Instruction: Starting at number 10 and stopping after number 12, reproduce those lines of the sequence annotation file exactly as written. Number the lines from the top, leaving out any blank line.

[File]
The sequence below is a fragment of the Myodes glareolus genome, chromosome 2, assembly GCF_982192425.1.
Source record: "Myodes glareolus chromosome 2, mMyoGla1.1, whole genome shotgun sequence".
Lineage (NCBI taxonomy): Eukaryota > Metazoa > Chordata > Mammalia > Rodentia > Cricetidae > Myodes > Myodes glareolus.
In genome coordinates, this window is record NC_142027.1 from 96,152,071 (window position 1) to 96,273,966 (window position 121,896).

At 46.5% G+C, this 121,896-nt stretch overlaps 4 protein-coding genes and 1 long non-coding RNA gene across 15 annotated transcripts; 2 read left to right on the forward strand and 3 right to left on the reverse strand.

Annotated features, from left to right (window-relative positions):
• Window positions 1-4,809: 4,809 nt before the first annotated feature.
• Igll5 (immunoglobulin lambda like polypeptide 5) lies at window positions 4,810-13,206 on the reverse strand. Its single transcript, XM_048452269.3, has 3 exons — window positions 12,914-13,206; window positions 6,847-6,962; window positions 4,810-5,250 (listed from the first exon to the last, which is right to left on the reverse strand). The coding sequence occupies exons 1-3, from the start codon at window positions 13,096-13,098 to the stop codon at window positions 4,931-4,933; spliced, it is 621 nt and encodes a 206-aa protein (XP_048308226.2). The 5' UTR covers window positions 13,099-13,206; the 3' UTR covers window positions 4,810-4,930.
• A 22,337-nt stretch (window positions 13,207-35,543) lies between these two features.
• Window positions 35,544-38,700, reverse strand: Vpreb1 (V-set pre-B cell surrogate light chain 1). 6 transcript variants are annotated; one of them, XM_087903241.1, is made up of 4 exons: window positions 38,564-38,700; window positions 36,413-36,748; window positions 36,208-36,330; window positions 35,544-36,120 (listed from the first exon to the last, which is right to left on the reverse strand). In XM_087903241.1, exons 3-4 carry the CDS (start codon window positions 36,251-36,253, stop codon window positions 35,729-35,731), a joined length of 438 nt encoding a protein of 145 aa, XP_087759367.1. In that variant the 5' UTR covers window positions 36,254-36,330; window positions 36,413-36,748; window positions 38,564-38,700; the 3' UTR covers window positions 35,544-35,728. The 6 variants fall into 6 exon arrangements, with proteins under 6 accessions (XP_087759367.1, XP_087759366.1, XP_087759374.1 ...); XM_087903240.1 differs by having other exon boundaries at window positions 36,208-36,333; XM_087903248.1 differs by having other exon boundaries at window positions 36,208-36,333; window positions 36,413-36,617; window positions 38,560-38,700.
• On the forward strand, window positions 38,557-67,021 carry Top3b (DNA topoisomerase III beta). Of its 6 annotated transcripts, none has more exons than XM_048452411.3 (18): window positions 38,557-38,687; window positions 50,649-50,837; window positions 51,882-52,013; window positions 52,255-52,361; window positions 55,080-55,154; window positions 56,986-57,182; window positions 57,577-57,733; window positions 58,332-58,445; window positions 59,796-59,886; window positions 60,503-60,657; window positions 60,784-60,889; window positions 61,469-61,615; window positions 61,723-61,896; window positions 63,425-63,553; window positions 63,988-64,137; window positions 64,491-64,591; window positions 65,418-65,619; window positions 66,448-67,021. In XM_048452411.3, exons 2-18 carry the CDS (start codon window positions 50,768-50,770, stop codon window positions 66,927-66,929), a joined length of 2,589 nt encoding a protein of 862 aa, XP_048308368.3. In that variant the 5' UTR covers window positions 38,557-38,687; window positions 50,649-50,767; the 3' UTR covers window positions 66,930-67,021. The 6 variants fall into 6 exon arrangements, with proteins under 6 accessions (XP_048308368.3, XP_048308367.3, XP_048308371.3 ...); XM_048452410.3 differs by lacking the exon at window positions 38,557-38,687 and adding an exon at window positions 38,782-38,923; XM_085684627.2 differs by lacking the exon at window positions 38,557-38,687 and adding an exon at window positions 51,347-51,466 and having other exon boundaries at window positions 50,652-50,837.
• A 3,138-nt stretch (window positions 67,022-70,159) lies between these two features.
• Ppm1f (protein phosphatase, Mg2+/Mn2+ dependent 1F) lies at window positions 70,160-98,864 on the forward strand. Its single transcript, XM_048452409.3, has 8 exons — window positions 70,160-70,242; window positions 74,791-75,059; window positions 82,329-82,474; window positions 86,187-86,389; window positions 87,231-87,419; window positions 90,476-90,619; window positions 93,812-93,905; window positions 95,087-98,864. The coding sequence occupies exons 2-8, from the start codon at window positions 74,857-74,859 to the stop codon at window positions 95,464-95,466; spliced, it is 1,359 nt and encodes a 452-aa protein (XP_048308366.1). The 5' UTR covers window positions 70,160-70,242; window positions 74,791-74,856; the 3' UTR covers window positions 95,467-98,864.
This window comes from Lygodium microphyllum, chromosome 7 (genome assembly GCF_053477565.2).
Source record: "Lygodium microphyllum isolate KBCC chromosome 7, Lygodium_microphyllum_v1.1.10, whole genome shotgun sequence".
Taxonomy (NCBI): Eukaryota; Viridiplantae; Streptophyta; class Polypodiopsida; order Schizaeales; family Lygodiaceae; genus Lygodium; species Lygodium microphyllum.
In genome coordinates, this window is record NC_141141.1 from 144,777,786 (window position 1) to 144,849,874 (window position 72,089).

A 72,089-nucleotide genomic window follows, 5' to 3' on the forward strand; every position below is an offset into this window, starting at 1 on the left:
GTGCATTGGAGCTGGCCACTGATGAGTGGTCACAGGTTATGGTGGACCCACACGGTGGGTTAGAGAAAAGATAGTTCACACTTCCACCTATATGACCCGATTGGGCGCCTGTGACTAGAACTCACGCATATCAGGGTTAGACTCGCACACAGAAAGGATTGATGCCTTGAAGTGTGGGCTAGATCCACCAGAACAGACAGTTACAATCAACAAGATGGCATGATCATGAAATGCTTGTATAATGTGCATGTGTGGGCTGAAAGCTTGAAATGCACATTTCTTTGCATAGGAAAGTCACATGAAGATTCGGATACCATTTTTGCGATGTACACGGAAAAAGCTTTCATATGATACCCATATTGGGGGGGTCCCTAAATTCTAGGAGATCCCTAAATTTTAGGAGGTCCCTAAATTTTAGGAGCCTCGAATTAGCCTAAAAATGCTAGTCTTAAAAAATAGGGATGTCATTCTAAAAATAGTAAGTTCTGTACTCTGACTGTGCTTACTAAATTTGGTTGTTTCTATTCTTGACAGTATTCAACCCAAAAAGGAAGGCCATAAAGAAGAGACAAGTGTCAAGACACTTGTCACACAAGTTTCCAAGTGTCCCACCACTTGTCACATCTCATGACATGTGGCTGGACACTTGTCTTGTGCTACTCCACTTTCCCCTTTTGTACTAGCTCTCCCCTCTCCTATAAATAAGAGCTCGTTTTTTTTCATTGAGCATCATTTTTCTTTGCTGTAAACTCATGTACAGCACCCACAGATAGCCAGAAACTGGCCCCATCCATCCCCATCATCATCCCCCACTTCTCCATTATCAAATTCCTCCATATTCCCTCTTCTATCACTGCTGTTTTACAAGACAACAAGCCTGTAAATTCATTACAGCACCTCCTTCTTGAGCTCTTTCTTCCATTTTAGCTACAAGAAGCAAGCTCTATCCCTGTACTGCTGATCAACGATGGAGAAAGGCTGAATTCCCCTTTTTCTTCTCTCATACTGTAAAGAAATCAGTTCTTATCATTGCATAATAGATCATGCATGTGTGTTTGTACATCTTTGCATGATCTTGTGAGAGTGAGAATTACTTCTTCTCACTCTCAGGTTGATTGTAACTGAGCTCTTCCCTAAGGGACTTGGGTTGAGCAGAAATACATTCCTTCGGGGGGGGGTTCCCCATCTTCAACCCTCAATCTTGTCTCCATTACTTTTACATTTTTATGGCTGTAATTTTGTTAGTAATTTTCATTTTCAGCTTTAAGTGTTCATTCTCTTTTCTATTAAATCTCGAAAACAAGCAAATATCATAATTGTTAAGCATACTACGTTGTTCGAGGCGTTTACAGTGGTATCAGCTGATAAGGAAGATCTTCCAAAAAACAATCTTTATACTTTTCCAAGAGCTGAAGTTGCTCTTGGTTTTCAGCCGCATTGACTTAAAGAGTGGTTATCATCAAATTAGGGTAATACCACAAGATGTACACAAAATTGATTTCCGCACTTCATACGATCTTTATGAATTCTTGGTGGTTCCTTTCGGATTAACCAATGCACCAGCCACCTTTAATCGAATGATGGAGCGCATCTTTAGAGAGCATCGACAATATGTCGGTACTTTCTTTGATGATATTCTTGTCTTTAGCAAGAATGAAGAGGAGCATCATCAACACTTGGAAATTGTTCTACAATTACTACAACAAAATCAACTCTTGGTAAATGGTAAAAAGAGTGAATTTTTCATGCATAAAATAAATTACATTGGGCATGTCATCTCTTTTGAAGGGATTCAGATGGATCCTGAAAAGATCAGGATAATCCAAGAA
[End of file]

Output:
• Window positions 35,544-38,700, reverse strand: Vpreb1 (V-set pre-B cell surrogate light chain 1). 6 transcript variants are annotated; one of them, XM_087903241.1, is made up of 4 exons: window positions 38,564-38,700; window positions 36,413-36,748; window positions 36,208-36,330; window positions 35,544-36,120 (listed from the first exon to the last, which is right to left on the reverse strand). In XM_087903241.1, exons 3-4 carry the CDS (start codon window positions 36,251-36,253, stop codon window positions 35,729-35,731), a joined length of 438 nt encoding a protein of 145 aa, XP_087759367.1. In that variant the 5' UTR covers window positions 36,254-36,330; window positions 36,413-36,748; window positions 38,564-38,700; the 3' UTR covers window positions 35,544-35,728. The 6 variants fall into 6 exon arrangements, with proteins under 6 accessions (XP_087759367.1, XP_087759366.1, XP_087759374.1 ...); XM_087903240.1 differs by having other exon boundaries at window positions 36,208-36,333; XM_087903248.1 differs by having other exon boundaries at window positions 36,208-36,333; window positions 36,413-36,617; window positions 38,560-38,700.
• On the forward strand, window positions 38,557-67,021 carry Top3b (DNA topoisomerase III beta). Of its 6 annotated transcripts, none has more exons than XM_048452411.3 (18): window positions 38,557-38,687; window positions 50,649-50,837; window positions 51,882-52,013; window positions 52,255-52,361; window positions 55,080-55,154; window positions 56,986-57,182; window positions 57,577-57,733; window positions 58,332-58,445; window positions 59,796-59,886; window positions 60,503-60,657; window positions 60,784-60,889; window positions 61,469-61,615; window positions 61,723-61,896; window positions 63,425-63,553; window positions 63,988-64,137; window positions 64,491-64,591; window positions 65,418-65,619; window positions 66,448-67,021. In XM_048452411.3, exons 2-18 carry the CDS (start codon window positions 50,768-50,770, stop codon window positions 66,927-66,929), a joined length of 2,589 nt encoding a protein of 862 aa, XP_048308368.3. In that variant the 5' UTR covers window positions 38,557-38,687; window positions 50,649-50,767; the 3' UTR covers window positions 66,930-67,021. The 6 variants fall into 6 exon arrangements, with proteins under 6 accessions (XP_048308368.3, XP_048308367.3, XP_048308371.3 ...); XM_048452410.3 differs by lacking the exon at window positions 38,557-38,687 and adding an exon at window positions 38,782-38,923; XM_085684627.2 differs by lacking the exon at window positions 38,557-38,687 and adding an exon at window positions 51,347-51,466 and having other exon boundaries at window positions 50,652-50,837.
• A 3,138-nt stretch (window positions 67,022-70,159) lies between these two features.